At places, Kiriti is an egotistic person, a quality seldom seen in other detectives. Holmes was too polite, Miss Marple was humble while Bakshi was charming. More than once you would hear Kiriti tell you that he has the ability to identify a person by the sound of his footsteps. Except a few stories, the takeaways from the book can already be found in other detective books. However as mentioned, there are a few new and unique problems. For example, in one story the culprit was the murdered scientist’s colleague and friend who wanted to steal the latter’s research work, i.e., publish his work under his own name.
In another story, a scientist named Roychoudhuri had discovered a medicine for leprosy. Though its efficacy hadn’t been proved yet, it had already created ripples in the global medical science community. He had a research assistant, around 5 years older to him and also a doctor, named Sanyal. Sanyal was very hard working, honest and humble person and he made exceptional contribution to the research work. Leave alone giving Sanyal credit and his due, Roychoudhuri instead used to humiliate and harass Sanyal, who because of his timid nature could not protest, and kept simmering within. At this point, a young researcher Sudhir Sarkar joined the group and started working on the problem. He had previously worked on N2O and had proposed that it could be used as an anaesthesia. Presently he was working on interaction of N2O and CHCl3. Sarkar was very outspoken and full of energy, quite opposite to Sanyal. He used to have several arguments with Roychoudhuri. Just as he had done with Sanyal, Roychoudhuri also tried to steal credit from Sarkar. The latter protested, unlike Sanyal, and threatened Roychoudhuri with dire consequences. Sanyal saw an opportunity of achieving something which he had always wanted but could never do himself. He was already aware of Sarkar’s work on N2O and CHCl3 and used this combination to kill Roychoudhuri. In this crime, he took help from Roychoudhuri’s old servant Sankar so that his version of story could get credibility. He had arranged everything in such a way that the suspicion and blame would fall on Sudhir Sarkar. The gas was passed to Roychoudhuri through telephone receiver.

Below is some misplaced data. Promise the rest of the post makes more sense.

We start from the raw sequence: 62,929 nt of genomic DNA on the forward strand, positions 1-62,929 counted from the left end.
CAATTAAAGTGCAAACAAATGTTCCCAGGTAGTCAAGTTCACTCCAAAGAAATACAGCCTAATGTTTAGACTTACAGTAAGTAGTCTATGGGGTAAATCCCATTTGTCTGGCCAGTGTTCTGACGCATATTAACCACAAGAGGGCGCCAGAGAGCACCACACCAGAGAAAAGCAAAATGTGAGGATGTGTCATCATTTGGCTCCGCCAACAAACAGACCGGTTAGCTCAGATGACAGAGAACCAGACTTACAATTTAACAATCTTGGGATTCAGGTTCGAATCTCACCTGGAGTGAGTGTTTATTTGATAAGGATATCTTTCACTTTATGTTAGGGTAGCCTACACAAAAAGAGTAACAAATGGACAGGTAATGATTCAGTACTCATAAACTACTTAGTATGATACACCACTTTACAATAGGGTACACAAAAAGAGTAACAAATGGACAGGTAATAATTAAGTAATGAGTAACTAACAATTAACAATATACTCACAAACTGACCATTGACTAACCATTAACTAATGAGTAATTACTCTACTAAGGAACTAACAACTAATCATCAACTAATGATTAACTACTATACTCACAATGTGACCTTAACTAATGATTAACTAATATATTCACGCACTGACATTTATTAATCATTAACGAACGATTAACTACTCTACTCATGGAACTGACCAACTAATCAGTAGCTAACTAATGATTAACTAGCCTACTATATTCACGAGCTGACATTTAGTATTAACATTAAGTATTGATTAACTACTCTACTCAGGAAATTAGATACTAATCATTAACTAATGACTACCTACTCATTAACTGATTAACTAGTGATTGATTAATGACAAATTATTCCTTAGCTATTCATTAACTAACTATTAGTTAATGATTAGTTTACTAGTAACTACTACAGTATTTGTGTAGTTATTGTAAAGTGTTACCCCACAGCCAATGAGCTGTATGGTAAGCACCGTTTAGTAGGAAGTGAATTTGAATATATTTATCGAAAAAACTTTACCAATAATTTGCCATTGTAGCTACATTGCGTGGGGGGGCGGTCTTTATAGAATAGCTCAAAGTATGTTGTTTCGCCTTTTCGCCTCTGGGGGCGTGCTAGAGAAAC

Philosophical remarks or moral teachings are very few in this book. In one story, an old man who was a book publisher was murdered. While Kiriti solved the case, he also agreed with other characters in the story that the victim was not a good person and his end cannot be considered grievous. He added that the eldest son instead of concurring to and obeying his father’s commands, in spite of their being wrong and illogical, should have protested and opposed him. Being an obedient, loving and caring son respecting his parents is a good virtue, but it should not come into the way of justice, law and moral uprightness.
‘Kiriti Roy’ can be called a scientific fiction. Through this work, its author Nihar Ranjan Gupta, a dermatologist himself, has shown what literary marvels a scientist can create!
Title: Kiriti Roy
Author: Nihar Ranjan Gupta
Publisher: Mitra & Ghosh Publishers Pvt. Ltd.
Hardcover: 200 pages
Price: ₹ 332
I also like the second category mentioned by you, i.e., getting an opportunity to solve the mystery alongside the detective character. The book reviewed by you appears to be quite a good one. Hope, your descriptions of various stories won’t work as spoilers for the prospective readers.